60,000 Pindo Jews live in the West Bank, new study reveals
Judy Maltz, Haaretz, Aug 27 2015
Roughly 60,000 Pindosi Jews live in the West Bank settlements, where they account for 15% of the 400,000 settler population, according to figures revealed Thursday by an Oxford University scholar and expert on this population. Sara Yael Hirschhorn, the author of the upcoming book “City on a Hilltop: Jewish-Pindosi Settlers in the Occupied Territories Since 1967,” scheduled for release by Harvard University Press in 2016, said:
This provides hard evidence that this constituency is strikingly over-represented, both within the settler population itself and within the total population of Jewish Pindosi immigrants in Israel.
The number of Pindosi immigrants living in Israel, including their children, has been estimated at about 170,000. Speaking at the first of a two-day Limmud event in Jayloomia, Hirschhorn noted that the main focus of her research has been Pindosi Jews who immigrated to Israel in the 1960s and 1970s and became active in the settlement movement. She said her findings disputed many of the widely held presumptions about this group, namely that these immigrants had been unsuccessful back home and came to Israel for lack of any other alternative, that they were very Orthodox and supported right-wing causes in Pindostan. Hirschhorn, who serves as the University Research Lecturer and Fellow in Israel Studies at the University of Oxford, said:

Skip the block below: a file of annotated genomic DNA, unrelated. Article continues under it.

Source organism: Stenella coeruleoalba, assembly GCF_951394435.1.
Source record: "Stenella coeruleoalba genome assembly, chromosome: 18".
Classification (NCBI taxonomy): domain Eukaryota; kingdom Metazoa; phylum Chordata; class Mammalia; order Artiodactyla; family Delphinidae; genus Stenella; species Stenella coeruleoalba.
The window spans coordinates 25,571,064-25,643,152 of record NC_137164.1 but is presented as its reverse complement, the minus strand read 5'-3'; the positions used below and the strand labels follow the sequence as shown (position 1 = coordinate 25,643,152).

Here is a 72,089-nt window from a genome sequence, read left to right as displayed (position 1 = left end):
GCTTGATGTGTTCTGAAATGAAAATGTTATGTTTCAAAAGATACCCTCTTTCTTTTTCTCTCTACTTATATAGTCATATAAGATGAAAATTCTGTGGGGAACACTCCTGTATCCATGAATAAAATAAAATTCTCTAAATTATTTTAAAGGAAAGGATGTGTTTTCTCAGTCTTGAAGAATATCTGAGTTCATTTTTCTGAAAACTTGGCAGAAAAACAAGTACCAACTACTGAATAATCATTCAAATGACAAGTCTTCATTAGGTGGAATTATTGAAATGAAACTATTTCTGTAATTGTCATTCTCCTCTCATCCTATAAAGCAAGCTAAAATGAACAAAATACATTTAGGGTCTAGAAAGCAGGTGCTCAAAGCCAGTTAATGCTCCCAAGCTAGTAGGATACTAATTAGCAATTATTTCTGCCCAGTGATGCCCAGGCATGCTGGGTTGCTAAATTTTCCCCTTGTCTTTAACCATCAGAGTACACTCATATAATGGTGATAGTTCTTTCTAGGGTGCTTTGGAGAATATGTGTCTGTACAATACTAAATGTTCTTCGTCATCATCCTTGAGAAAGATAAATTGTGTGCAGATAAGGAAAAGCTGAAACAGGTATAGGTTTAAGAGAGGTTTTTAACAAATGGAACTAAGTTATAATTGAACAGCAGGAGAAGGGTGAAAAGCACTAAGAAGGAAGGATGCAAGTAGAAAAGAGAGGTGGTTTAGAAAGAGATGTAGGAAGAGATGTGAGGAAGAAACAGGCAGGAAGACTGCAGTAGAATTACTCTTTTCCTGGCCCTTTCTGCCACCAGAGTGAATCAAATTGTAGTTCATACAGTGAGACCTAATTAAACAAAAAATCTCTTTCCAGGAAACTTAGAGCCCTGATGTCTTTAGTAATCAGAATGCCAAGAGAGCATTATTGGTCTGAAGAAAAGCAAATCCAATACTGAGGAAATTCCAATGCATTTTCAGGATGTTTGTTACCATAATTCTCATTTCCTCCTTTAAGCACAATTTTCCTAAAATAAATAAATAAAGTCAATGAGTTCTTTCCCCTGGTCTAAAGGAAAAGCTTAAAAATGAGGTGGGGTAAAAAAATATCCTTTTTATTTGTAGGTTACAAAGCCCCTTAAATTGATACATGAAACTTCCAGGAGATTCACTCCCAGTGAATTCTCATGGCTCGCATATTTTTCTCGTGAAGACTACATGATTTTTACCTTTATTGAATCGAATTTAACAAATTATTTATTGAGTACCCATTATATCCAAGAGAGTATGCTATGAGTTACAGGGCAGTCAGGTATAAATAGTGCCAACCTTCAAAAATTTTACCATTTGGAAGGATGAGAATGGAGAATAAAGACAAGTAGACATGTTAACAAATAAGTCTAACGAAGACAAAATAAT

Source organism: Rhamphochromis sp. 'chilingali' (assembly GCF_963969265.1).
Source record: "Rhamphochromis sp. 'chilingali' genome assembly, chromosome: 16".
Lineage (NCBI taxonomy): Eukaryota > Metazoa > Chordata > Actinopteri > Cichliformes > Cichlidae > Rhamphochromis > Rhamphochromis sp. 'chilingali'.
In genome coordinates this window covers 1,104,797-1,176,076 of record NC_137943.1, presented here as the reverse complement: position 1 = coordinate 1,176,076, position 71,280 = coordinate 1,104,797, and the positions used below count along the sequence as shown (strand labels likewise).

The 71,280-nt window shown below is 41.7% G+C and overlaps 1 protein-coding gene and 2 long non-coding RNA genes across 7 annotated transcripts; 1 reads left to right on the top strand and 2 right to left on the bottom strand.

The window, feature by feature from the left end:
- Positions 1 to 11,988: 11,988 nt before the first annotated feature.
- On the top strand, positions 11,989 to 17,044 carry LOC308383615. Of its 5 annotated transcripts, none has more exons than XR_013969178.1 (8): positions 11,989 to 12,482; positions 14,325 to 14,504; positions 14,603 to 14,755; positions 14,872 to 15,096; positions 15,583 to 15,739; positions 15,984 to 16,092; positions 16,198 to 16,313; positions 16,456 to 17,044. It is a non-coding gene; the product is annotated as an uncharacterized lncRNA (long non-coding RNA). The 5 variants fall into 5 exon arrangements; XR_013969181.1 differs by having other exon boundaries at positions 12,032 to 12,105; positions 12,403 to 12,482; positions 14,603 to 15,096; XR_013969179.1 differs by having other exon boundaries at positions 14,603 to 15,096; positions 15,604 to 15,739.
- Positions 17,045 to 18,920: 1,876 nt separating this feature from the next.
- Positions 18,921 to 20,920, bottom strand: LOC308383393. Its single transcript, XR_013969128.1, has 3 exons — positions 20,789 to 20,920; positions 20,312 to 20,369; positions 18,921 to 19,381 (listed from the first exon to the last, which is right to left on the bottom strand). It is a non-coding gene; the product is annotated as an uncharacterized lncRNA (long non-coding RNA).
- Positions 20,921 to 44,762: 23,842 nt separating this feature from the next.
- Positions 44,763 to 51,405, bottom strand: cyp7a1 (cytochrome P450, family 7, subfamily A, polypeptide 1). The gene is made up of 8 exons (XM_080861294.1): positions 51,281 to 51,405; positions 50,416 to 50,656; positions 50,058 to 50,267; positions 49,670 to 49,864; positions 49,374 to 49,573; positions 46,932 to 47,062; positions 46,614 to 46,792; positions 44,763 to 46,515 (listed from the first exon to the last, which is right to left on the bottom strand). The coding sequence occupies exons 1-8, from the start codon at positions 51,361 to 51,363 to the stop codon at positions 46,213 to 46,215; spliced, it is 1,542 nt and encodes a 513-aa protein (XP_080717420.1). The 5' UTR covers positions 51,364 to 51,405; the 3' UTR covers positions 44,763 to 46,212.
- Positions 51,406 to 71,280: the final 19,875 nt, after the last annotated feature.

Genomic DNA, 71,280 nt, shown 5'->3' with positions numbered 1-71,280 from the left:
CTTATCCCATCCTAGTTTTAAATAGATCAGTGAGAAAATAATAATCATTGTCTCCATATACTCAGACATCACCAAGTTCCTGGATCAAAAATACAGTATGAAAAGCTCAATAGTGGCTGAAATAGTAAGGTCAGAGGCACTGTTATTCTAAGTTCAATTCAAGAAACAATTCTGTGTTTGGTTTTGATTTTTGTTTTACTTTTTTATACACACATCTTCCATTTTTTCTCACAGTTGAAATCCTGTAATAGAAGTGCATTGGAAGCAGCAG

In fact, these assumptions are patently false. What my studies reveal is that they were young, single, highly educated. Something like 10% of Pindosi settlers in the occupied territories hold PhDs. They’re upwardly mobile, they’re traditional but not necessarily Orthodox in their religious practice, and most importantly, they were politically active in the leftist socialist movements in Pindostan in the 1960s and 70s, and voted for the Democrat Party prior to their immigration to Israel. The portrait that emerges is one of young, idealistic, intelligent and seasoned liberal Pindosis who were Zionist activists, and who were eager to apply their values and experiences to the Israeli settler movement.
As case studies in her upcoming book, Hirschhorn focuses on three settlements that had Pindosi immigrants among their founders: Yamit (which was evacuated in 1982 following the Israeli-Egyptian peace accord), Efrat (one of the biggest today, with about 10,000 residents) and Tekoa. She noted two common, yet contradictory caricatures of Pindosi immigrants in West Bank settlements:
One prevalent image is of the zealot for Zion, the most fanatical ideologues within the movement. On the other hand, there is the prevalent image of the immigrant suburbanite of occupied Scarsdale, a settler stripped of ideological significance who’s just some kind of new-age yuppie living the Pindo dream over the Green Line.
Neither, she said, provides a “satisfying portrait” of this group. In her quest to make sense of the inherent contradiction between liberal Pindosi values and the “illiberal” settlement project, Hirschhorn said she reached the following conclusion about this group of immigrants:
They’re not only compelled by some biblical imperative to live in the Holy Land of Israel and hasten the coming of the messiah, but also deeply inspired by a Pindo vision of pioneering and building new suburbanized utopian communities in the occupied territories. They draw on their Pindo background and mobilize the language they were comfortable with, discourses about human rights and civil liberties that justify the kind of work that they’re doing. For example, Rabbi Shlomo Riskin, the Modern Orthodox rabbi who founded the settlement of Efrat, would talk in the same breath about squatting on a hilltop in Givat Dagan near Efrat and squatting with Black Pindosis in Selma. It demonstrates the way many Pindosi settlers use the values and language of the Left to justify projects on the Right.